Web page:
Xpress Tag Formatting (aka. xtags) is an extremely powerful formatting language that can be used to format an entire textbox's text and paragraphs, or to simply format part of a textbox's contents.
➢Quark has published updated versions of the Xpress Tags documentation, for both QuarkXPress 2019 and 2020. You can find these documents in your C:\Qpp\Help\ folder.
➢Xtags are only supported by QuarkXPress (not by InDesign).
Over the years, this language has shown that it can describe, in plain text, all the possible attributes of text used inside QuarkXPress (the only recent exception being the advanced text formatting introduced with QuarkXPress 2017, and which cannot be applied using XPress tags).
There are 3 parts to any tag formatting string:
Any section which must have elements separated by a line (such as the header and individual style sheet definitions) must be separated by a hard return character (ASCII 13). Additionally any value which can be specified in decimal form must use a period as decimal separator, regardless of the workstation's Windows settings.
Xtags are used in the text resulting actions of a macro and to describe the combined 23/30 and 24/31 characters used in 5-week minicalendars (these links provide detailed examples of the use of Xtags).
•Using the File menu and the Save Text menu item, you can save the contents of a QuarkXPress file/page/textbox to an *.xtg file.
•Using the Get Text menu item you can use that *.xtg file to re-create the exact same elements to another file or within the same file.
Although Xtags can apply to any objects in QuarkXPress and to entire pages, in Q++Studio we mainly use the Xtags from a text selection to replace another text selection. The following example shows the contents of an .xtg file obtained from using the Save Text menu to save selected text to an .xtg file (which is a simple text file).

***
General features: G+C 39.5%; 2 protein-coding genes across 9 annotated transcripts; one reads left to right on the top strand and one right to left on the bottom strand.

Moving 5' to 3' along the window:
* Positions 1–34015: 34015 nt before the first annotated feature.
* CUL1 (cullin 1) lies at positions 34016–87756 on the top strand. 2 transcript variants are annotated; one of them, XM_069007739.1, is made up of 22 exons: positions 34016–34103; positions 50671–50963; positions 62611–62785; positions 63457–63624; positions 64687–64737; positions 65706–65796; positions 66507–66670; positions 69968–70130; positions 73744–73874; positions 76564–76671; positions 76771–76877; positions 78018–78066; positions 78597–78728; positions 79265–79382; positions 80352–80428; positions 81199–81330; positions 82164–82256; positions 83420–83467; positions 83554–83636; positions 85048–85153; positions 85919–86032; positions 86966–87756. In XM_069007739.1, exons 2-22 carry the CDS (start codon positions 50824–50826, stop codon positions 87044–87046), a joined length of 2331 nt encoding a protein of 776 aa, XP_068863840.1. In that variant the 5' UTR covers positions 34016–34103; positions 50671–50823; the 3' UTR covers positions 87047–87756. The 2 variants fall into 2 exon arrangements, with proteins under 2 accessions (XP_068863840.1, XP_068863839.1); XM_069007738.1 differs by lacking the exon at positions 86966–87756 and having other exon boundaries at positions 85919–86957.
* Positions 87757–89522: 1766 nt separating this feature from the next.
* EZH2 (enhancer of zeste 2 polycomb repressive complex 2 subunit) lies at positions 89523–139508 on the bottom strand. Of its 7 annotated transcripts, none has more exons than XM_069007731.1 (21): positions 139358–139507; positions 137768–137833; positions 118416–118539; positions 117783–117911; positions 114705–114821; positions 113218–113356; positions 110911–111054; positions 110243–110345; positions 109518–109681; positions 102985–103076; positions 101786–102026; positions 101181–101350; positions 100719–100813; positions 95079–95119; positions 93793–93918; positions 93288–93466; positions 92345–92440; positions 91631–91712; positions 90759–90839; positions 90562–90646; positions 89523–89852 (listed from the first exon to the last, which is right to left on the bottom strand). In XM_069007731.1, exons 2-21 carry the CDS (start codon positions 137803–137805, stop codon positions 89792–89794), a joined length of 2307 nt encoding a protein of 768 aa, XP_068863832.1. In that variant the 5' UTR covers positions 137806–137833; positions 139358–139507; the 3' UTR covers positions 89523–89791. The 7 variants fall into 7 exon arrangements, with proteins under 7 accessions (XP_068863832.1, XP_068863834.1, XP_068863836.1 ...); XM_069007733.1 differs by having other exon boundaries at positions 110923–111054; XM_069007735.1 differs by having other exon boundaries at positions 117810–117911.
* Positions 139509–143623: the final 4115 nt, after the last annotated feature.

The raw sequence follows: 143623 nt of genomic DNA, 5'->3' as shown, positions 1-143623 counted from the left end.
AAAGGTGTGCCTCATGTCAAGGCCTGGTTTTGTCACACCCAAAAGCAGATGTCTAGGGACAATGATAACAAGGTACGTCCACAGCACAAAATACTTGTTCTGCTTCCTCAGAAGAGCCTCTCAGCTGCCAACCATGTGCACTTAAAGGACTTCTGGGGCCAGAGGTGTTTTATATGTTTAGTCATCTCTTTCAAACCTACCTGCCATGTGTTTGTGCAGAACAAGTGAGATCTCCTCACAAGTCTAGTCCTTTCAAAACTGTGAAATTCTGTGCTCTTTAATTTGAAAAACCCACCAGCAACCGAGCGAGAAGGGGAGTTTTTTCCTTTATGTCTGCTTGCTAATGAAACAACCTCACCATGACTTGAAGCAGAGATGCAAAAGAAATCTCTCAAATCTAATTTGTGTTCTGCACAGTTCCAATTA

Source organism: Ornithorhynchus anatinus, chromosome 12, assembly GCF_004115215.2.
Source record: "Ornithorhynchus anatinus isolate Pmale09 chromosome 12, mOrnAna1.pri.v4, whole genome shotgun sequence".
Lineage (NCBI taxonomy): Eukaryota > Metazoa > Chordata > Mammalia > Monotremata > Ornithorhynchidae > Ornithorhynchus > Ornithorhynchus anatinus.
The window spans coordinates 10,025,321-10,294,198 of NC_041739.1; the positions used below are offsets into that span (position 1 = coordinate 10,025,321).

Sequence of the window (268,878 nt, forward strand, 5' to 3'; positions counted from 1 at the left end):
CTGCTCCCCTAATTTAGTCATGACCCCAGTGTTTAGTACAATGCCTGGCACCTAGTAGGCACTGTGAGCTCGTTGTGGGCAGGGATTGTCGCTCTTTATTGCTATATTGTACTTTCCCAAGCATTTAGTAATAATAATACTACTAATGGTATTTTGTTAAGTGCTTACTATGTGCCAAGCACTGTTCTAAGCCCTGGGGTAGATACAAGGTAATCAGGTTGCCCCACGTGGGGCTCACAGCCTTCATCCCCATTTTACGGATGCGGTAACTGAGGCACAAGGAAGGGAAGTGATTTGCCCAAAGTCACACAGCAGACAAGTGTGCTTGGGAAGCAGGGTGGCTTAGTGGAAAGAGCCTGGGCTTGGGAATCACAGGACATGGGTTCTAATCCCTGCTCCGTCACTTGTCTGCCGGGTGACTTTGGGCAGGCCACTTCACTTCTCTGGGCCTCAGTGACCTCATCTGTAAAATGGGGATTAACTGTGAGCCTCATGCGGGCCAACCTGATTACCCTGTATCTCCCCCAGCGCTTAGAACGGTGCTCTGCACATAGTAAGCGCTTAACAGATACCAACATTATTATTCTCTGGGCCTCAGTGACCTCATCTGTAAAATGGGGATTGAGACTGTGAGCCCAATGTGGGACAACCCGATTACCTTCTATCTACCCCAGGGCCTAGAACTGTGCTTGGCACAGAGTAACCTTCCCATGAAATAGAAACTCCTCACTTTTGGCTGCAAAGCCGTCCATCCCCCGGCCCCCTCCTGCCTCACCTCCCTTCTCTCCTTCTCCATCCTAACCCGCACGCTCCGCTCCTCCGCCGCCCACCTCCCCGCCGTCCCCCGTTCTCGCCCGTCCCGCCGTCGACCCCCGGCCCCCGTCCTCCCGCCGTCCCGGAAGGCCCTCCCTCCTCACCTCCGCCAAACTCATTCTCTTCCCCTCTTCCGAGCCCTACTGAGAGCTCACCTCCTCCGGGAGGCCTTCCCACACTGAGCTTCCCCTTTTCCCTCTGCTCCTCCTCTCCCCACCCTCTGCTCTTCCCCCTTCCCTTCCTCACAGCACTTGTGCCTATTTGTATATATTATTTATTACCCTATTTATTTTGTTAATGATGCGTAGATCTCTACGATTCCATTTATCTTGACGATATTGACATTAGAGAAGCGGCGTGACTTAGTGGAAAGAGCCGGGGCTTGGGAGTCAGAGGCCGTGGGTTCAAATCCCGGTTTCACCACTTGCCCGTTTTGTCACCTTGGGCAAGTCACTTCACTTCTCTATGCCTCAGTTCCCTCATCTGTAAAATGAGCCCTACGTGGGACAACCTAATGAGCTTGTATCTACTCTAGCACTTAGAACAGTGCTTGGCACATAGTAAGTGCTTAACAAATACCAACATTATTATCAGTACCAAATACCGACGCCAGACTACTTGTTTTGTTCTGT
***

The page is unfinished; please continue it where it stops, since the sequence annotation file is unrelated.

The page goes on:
@$:<B>bold <BI>italic<B> <c"Red">color <$>plain <c$>no color
The first line, <v13.00><e9>, is the Xtags version engine (13.00 corresponds to QuarkXPress 2017 and 14.00 to QuarkXPress 2018, for example). We usually recommend that you always save your XTG files using the lowest version of QuarkXPress installed on your computer, to make sure that your XTG files are compatible with any of the other versions of QuarkXPress used by other users (and technical support).
The 2 following lines that start with @Normal= specify how the normal style sheet of the current QuarkXPress file is defined. Usually you should remove these lines so that any reference to the Normal style sheet use the style sheets of the destination file, and not those of the original file from which the text Xtags were extracted.
The line starting with @$: contains the really interesting bits. Attributes are added and removed by inserting a code, such as <B>, in the text sequence before individual text elements. To restore the value of an attribute to the default used in the current paragraph, use the $ marker, as in <c$> to revert to the default color.
Usually, before using the contents of an .XTG file in Q++Studio, you would remove the lines that start with @Normal= leaving only the version number and actual text to insert (see the links to examples at the beginning of this topic).
Topic 178005, last updated on 09-Aug-2023